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  3. As evidenced in your post, Brad, there are myriad organizations that are thinking globally and acting locally. This is encouraging. Grassroots efforts yield desired outcomes and can serve to initiate a ripple effect. These efforts demonstrate a model similar to how start-ups and entrepreneurs spark growth when/where governments and corporations do not. In the ripple effect vein, this how we will accomplish important social goals. Good topic to promote!

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  4. Thanks Eric, I’m glad to see that people found this post useful. Feel free to share it. 🙂 Like you, I think it’s an important topic and hope that these creative new approaches will help reshape our food & lifestyle models with positive ripples. Hopefully, we won’t need a falling apart or revolution as a couple of other readers mentioned.

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  5. Lovely post, and an example of true agency. It brings hope. You know, I was reading that just 10% of what gets spend on military in America would be able to abolish world hunger (Reference: Joanna Macy)?

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    • Thanks Nicci. I believe hope is important. Yes, I wish we could divert parts or much of the military budget. I believe we put far too many resources toward the military and related contractors. That money could be used for so many social issues like hunger, education, environment, etc. Thanks for caring.

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  6. Thank you for spreading information about these vibrant community to country-wide resources on your blog. I am so inspired by the community gardens, farmers markets and CSAs popping up all over my state (and this is regardless of the income level of the community). It’s happening everywhere and I think people are beginning to understand the change that we can create when we join together as a community.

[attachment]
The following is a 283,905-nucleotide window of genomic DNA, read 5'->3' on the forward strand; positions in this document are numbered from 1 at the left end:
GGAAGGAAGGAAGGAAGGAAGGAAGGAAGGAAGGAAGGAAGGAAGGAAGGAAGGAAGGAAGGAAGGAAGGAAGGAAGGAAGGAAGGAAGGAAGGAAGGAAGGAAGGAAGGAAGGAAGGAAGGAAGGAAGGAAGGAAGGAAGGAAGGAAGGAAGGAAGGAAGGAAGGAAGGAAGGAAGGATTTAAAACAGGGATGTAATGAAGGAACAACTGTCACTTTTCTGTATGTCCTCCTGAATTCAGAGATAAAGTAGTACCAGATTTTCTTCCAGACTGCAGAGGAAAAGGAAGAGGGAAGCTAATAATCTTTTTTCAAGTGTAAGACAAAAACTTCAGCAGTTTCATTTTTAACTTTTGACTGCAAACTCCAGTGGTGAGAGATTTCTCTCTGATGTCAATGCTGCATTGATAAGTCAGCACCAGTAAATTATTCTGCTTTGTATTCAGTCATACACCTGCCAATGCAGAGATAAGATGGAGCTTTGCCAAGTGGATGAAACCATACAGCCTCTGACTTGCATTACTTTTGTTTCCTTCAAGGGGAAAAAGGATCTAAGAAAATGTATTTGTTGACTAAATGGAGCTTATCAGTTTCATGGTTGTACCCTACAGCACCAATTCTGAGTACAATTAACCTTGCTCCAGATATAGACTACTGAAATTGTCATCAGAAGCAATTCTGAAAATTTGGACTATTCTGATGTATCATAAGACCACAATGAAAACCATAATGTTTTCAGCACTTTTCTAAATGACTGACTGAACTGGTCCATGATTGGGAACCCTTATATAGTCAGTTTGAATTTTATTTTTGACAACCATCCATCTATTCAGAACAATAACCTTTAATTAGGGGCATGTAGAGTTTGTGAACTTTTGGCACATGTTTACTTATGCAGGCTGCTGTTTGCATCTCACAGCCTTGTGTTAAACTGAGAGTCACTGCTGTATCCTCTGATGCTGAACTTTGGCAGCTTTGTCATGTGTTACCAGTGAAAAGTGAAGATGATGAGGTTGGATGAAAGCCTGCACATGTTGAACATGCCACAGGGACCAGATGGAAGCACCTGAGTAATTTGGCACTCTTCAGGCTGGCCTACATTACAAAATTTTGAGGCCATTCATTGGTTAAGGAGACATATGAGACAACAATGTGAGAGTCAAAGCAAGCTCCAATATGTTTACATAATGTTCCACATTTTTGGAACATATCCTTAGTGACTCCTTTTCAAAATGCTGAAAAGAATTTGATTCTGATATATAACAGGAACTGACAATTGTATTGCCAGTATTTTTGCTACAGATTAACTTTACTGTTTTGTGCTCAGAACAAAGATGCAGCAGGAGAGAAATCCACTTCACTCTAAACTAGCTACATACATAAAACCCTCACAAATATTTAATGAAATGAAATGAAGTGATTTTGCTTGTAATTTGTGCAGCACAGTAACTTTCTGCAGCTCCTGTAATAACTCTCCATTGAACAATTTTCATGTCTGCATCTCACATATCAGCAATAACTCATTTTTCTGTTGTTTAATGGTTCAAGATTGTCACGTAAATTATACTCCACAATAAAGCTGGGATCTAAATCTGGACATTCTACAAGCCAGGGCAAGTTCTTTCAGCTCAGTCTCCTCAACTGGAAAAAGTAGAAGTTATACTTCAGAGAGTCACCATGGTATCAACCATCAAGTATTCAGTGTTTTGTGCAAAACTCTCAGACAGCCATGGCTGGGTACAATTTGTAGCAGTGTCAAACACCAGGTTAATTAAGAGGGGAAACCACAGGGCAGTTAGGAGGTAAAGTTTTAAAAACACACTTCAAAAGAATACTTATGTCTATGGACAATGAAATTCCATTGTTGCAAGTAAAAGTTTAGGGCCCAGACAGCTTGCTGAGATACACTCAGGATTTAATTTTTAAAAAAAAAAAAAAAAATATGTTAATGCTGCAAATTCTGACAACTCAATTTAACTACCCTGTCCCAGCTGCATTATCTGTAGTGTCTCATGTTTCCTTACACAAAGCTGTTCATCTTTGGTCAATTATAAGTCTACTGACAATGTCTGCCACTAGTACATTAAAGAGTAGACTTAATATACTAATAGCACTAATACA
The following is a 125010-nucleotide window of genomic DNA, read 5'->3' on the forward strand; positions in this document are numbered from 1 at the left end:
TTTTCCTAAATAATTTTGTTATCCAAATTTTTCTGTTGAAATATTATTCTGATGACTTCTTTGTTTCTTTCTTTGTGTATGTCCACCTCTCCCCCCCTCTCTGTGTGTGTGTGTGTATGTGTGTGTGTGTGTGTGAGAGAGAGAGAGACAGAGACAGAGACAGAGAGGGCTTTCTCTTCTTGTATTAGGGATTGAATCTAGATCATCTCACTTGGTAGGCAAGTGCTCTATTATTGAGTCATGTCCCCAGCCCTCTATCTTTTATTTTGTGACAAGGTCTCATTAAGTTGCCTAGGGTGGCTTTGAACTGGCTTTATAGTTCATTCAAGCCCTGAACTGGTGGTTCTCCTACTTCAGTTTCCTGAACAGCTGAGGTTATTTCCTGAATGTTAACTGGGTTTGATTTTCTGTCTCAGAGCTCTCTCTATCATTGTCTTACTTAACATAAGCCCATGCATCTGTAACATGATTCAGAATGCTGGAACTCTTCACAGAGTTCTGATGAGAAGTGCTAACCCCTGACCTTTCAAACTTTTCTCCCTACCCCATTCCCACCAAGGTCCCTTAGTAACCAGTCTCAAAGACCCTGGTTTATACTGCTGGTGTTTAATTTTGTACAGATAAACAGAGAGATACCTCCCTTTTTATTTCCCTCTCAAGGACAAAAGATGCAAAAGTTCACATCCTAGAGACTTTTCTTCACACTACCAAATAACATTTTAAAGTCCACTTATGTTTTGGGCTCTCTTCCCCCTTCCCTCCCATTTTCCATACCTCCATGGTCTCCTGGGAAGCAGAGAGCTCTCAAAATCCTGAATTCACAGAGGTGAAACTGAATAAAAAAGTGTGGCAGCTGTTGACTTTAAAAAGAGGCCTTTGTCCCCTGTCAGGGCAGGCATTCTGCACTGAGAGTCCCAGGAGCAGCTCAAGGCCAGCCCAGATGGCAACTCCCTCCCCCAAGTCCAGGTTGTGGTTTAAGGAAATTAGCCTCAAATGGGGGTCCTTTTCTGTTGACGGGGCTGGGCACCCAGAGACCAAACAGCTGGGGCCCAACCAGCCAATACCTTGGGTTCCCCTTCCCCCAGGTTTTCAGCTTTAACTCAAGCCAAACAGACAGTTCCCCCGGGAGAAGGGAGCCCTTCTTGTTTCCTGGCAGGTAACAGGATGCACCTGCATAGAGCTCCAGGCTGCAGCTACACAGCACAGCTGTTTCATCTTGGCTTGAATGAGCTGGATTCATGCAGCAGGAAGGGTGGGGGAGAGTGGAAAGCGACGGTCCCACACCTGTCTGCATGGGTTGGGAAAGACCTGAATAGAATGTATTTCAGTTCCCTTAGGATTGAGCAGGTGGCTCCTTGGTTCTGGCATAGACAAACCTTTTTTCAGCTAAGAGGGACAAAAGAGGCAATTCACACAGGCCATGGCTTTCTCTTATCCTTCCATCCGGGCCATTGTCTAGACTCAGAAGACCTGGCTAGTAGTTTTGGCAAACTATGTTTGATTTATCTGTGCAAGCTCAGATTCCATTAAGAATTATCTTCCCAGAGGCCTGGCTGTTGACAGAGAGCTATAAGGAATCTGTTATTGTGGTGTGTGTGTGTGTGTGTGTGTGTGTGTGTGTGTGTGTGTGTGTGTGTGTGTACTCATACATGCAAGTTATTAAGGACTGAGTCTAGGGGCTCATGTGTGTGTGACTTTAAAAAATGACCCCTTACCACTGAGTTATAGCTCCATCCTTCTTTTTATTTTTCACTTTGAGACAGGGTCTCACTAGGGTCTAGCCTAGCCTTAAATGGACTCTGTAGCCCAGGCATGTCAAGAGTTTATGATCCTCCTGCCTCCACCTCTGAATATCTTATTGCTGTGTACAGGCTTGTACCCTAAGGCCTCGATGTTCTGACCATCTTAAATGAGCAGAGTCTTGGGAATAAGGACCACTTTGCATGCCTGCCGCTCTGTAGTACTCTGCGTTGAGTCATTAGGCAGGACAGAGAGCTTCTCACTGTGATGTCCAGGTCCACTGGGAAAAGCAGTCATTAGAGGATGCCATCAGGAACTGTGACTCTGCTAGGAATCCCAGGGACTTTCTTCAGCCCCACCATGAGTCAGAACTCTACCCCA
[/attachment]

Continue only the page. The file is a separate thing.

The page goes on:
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  7. You’re welcome Kate, I’m glad to hear that your area has a growing community involvement with food too. It gives me hope and I agree that joining as community can give us more strength, creativity, resiliency, etc.
    to hope and community! 🙂

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  8. It is quite strange when there is so much food, that some have so little. But I guess this problem is nothing new! Organization, or the lack of it, has a lot to do with how people get left out, without help and go totally unnoticed, but selfish thinking probably has a lot more to do with the main problem – in many ways, including employers not paying their workers enough. Although that problem was actually been a lot worse in the past for Britain, America and a most of Europe, but for others in some eastern countries, it hasn’t gone away at all. But how do we get rid of selfish thinking? Unfortunately it’s very embedded into humanity. The only thing any of us can do, is deal with our own thinking, and maybe at times (when appropriate) embarrass a few of those selfish ones.

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    • Agreed Suzy. It’s a strange paradox on the many imbalances in our world; economic, food, and more between the haves and have nots. My vision is for more people living for the good of all. And it begins with each of us doing what we can to live what we value. Thanks for caring. Blessings, Brad

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  9. Pingback: Awesome Stories 324 | writing to freedom